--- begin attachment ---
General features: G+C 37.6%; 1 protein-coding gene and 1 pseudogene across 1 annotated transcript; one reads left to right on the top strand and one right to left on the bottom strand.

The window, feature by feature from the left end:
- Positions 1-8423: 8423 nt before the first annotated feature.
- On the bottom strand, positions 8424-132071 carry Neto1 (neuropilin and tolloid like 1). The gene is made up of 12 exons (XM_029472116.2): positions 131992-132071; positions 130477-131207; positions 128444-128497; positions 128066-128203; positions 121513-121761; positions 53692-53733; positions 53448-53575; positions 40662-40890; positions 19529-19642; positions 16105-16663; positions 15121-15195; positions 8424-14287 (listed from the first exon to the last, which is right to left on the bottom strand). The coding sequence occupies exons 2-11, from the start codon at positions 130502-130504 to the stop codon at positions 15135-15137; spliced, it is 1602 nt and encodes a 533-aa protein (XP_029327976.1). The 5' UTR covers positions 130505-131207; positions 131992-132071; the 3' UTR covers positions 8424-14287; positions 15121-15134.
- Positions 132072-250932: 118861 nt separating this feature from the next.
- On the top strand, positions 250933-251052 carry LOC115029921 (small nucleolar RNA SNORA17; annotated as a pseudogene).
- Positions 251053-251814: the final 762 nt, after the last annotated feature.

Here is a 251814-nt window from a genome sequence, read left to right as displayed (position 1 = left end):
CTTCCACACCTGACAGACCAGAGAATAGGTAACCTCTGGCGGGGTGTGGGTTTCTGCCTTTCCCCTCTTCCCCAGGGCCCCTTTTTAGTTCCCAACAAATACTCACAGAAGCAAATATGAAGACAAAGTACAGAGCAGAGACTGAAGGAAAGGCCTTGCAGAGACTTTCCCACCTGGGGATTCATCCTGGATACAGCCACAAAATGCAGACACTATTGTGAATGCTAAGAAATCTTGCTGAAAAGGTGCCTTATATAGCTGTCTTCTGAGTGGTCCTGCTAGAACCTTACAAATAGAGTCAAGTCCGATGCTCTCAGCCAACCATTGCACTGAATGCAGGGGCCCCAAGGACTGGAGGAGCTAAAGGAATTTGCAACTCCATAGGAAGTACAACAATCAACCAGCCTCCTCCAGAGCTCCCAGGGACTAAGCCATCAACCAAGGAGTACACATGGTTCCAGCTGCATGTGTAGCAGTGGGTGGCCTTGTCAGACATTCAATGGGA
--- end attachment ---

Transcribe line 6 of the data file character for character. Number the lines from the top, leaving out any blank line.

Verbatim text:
- On the top strand, positions 250933-251052 carry LOC115029921 (small nucleolar RNA SNORA17; annotated as a pseudogene).